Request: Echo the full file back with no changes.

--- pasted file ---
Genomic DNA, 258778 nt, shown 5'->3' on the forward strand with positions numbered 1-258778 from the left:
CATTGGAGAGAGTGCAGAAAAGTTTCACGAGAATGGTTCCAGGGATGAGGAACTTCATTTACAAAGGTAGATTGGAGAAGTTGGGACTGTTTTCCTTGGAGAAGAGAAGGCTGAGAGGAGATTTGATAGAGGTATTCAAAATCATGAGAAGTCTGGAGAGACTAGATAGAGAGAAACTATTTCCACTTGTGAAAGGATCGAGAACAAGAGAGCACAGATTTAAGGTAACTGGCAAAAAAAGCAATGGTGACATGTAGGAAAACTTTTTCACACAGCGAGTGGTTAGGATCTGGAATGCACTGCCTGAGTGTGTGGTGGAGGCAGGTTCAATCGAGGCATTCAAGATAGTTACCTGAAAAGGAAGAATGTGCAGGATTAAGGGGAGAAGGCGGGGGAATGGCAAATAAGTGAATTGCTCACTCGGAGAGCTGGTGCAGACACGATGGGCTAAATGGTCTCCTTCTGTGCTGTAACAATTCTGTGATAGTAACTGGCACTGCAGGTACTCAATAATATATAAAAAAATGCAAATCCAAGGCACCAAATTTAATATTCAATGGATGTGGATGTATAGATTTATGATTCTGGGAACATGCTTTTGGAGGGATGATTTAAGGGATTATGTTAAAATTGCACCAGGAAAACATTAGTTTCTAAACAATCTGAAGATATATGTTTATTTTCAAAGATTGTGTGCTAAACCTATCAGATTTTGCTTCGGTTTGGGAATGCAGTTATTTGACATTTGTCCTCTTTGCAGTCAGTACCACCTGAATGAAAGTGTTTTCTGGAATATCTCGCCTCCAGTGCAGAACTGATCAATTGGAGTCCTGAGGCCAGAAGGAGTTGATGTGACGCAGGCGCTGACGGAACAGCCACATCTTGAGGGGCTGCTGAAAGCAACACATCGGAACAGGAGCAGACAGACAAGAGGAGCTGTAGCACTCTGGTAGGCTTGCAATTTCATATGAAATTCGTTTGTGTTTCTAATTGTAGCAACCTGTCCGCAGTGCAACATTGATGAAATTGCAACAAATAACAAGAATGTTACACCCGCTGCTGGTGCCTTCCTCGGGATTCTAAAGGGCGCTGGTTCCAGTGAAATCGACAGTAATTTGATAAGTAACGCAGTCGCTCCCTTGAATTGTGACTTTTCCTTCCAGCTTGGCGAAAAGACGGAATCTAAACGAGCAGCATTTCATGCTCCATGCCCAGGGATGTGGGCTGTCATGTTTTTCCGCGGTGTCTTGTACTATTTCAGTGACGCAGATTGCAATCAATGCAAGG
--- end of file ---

Genomic DNA, 258778 nt, shown 5'->3' on the forward strand with positions numbered 1-258778 from the left:
CATTGGAGAGAGTGCAGAAAAGTTTCACGAGAATGGTTCCAGGGATGAGGAACTTCATTTACAAAGGTAGATTGGAGAAGTTGGGACTGTTTTCCTTGGAGAAGAGAAGGCTGAGAGGAGATTTGATAGAGGTATTCAAAATCATGAGAAGTCTGGAGAGACTAGATAGAGAGAAACTATTTCCACTTGTGAAAGGATCGAGAACAAGAGAGCACAGATTTAAGGTAACTGGCAAAAAAAGCAATGGTGACATGTAGGAAAACTTTTTCACACAGCGAGTGGTTAGGATCTGGAATGCACTGCCTGAGTGTGTGGTGGAGGCAGGTTCAATCGAGGCATTCAAGATAGTTACCTGAAAAGGAAGAATGTGCAGGATTAAGGGGAGAAGGCGGGGGAATGGCAAATAAGTGAATTGCTCACTCGGAGAGCTGGTGCAGACACGATGGGCTAAATGGTCTCCTTCTGTGCTGTAACAATTCTGTGATAGTAACTGGCACTGCAGGTACTCAATAATATATAAAAAAATGCAAATCCAAGGCACCAAATTTAATATTCAATGGATGTGGATGTATAGATTTATGATTCTGGGAACATGCTTTTGGAGGGATGATTTAAGGGATTATGTTAAAATTGCACCAGGAAAACATTAGTTTCTAAACAATCTGAAGATATATGTTTATTTTCAAAGATTGTGTGCTAAACCTATCAGATTTTGCTTCGGTTTGGGAATGCAGTTATTTGACATTTGTCCTCTTTGCAGTCAGTACCACCTGAATGAAAGTGTTTTCTGGAATATCTCGCCTCCAGTGCAGAACTGATCAATTGGAGTCCTGAGGCCAGAAGGAGTTGATGTGACGCAGGCGCTGACGGAACAGCCACATCTTGAGGGGCTGCTGAAAGCAACACATCGGAACAGGAGCAGACAGACAAGAGGAGCTGTAGCACTCTGGTAGGCTTGCAATTTCATATGAAATTCGTTTGTGTTTCTAATTGTAGCAACCTGTCCGCAGTGCAACATTGATGAAATTGCAACAAATAACAAGAATGTTACACCCGCTGCTGGTGCCTTCCTCGGGATTCTAAAGGGCGCTGGTTCCAGTGAAATCGACAGTAATTTGATAAGTAACGCAGTCGCTCCCTTGAATTGTGACTTTTCCTTCCAGCTTGGCGAAAAGACGGAATCTAAACGAGCAGCATTTCATGCTCCATGCCCAGGGATGTGGGCTGTCATGTTTTTCCGCGGTGTCTTGTACTATTTCAGTGACGCAGATTGCAATCAATGCAAGG